HHSC is responsible for monitoring the Family-Based Alternatives and STAR+PLUS contracts. This will include monitoring for performance measures and conducting an annual on-site audit. Additionally, the contractor is required to submit detailed monthly monitoring reports and to meet with the HHSC contract manager on a regular basis to review the progress of the initiative and specific contract measures. External funds have been secured for a third party evaluation of the contractor’s efforts in each of the next three years. The STAR+PLUS MCO contracts include performance measures and targets for quality improvement. These include state-developed and selected national Healthplan Employer Data and Information Set measures.
The DSHS Quality Management Unit uses performance-based risk assessment to identify contractors/MHAs at high risk for contractual non-compliance and delivery of poor quality services. DSHS implements appropriate interventions to increase compliance and service quality. The unit responds to complaints, advocates for consumer's rights and provides data analysis and information to management and external stakeholders. Contracted DSHS MHAs and substance abuse providers create and conduct their own quality management processes. To support contractor efforts in this endeavor, DSHS publishes contractor review tools for use in day-to-day provider oversight processes.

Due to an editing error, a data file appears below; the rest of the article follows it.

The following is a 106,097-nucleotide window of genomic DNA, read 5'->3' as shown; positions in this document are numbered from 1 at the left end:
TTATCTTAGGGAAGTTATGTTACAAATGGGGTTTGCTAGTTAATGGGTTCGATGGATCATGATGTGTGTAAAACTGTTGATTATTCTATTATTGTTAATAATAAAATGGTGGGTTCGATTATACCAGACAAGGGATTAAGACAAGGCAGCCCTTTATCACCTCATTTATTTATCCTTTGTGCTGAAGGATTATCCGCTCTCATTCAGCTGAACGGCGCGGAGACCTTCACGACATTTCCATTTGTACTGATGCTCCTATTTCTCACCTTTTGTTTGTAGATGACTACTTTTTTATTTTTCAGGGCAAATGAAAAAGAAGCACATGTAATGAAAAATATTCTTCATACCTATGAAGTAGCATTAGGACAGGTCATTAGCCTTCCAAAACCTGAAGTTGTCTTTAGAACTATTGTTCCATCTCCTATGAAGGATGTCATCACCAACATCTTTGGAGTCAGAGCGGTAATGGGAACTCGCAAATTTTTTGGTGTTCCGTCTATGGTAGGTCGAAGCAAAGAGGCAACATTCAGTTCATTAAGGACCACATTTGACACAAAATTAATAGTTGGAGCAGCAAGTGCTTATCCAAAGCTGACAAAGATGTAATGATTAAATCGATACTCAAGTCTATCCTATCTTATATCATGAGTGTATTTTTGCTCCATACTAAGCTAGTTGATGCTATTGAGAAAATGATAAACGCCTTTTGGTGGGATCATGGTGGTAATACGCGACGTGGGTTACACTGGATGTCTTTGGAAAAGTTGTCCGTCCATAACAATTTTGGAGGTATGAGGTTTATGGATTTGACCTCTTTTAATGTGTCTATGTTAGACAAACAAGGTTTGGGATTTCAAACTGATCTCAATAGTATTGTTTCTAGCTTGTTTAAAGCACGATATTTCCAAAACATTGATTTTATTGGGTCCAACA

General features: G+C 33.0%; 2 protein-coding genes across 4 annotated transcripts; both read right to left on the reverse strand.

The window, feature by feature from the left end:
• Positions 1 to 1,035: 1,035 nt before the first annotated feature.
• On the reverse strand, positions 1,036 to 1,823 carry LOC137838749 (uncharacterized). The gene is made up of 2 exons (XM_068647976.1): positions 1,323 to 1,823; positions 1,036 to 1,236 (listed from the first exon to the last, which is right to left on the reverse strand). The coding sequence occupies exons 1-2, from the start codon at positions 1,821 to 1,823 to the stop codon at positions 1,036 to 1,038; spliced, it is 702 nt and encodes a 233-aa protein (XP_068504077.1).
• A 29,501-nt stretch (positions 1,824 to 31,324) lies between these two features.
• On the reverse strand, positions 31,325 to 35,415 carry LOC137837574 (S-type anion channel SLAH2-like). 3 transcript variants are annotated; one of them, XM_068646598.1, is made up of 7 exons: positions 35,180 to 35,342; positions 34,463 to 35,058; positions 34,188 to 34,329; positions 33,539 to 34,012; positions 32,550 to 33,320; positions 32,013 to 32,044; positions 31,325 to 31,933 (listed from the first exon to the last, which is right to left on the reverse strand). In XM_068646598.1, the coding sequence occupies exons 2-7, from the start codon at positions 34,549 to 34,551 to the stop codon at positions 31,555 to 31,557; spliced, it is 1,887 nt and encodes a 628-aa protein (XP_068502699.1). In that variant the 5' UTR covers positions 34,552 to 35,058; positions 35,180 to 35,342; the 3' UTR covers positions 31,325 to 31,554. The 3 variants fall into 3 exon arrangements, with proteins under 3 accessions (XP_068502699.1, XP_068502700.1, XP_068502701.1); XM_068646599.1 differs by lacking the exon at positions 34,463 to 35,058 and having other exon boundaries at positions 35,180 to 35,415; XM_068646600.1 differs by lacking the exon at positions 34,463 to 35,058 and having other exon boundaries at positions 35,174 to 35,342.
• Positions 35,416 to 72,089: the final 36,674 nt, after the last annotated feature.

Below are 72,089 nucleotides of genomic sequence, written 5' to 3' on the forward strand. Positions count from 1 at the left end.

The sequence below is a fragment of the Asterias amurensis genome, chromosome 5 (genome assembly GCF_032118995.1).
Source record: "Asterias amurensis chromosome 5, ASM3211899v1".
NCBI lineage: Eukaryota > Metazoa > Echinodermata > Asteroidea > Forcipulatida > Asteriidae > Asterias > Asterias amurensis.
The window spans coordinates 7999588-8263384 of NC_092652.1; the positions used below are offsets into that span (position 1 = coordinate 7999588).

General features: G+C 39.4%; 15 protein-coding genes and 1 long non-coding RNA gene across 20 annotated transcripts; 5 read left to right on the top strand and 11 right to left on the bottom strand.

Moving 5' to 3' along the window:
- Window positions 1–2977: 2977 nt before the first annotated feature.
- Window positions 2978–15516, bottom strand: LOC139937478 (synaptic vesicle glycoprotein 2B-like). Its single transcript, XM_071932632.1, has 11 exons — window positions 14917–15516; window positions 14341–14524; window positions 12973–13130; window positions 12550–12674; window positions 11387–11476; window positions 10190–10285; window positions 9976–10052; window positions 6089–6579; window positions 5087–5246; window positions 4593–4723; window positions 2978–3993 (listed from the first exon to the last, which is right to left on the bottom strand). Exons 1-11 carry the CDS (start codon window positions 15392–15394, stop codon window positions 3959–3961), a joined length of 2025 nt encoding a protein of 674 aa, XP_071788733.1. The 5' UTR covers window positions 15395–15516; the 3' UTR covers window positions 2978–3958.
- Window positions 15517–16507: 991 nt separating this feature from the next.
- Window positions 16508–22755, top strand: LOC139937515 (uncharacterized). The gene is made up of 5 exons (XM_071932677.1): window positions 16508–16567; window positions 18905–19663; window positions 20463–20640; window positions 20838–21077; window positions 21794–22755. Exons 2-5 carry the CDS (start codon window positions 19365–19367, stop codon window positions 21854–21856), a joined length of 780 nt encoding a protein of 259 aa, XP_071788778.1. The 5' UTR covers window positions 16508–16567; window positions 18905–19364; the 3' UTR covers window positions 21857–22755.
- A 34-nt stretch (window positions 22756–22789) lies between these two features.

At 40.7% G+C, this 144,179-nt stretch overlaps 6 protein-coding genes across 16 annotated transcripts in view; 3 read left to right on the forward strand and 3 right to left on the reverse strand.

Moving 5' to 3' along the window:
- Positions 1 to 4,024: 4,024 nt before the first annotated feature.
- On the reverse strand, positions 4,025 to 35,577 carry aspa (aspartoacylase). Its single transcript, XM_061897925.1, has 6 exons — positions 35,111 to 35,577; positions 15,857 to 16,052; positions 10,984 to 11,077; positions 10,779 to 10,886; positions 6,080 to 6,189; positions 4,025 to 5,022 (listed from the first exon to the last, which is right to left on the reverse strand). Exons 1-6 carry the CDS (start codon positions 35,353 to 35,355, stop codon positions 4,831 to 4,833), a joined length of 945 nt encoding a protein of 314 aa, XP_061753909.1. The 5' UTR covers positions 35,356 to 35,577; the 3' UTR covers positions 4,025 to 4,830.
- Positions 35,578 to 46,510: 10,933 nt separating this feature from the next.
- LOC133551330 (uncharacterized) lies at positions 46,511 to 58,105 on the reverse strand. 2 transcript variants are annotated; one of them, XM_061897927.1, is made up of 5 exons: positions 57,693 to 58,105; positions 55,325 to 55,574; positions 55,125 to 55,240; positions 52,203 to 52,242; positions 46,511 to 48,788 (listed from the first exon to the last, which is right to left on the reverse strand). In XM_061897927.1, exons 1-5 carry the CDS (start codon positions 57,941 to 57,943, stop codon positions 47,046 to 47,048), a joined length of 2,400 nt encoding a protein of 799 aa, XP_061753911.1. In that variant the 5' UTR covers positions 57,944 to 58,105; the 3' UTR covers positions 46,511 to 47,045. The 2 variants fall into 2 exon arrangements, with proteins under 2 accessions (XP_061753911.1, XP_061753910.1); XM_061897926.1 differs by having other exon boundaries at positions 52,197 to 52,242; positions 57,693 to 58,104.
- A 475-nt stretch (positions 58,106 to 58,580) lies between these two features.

Proposed Quality Management Strategy
During the Pre-implementation Phase of the MFP grant, Texas will develop, in cooperation with the stakeholder task force, a detailed Quality Management Strategy that is derived from CMS’ Quality Framework. The primary objective of the quality management strategy will be to administer and measure a quality system that: 1) ensures that the State meets each of the framework’s required assurances; 2) identifies and acts on opportunities for program and service improvements; and 3) reflects the values and principles across all MFP activities. The MFP quality management strategy will be based on discovery, remediation, improvement, evidence-based best practices, and education. In order to monitor consumer outcomes, Texas will develop a matrix for the MFP quality management strategy that specifically identifies: each discovery process, all responsible entities, the frequency of various processes, data and type of information used, and any reports generated. This matrix will be similar to one developed for each of DADS home and community-based programs and will contain variables related to the MFP Initiative. The MFP matrix will clearly address each of the mandatory CMS assurances (Level of Care Determinations and Re-evaluations, Service Plan, Qualified Providers, Health and Welfare, Administrative Authority, and Financial Accountability). Additionally, it will be designed to measure Participant Access, Participant-Centered Service Planning and Delivery, Provider Capacity and Capability, Participant Safeguards, Rights and Responsibilities, System Performance, and Participant Outcomes and Satisfaction.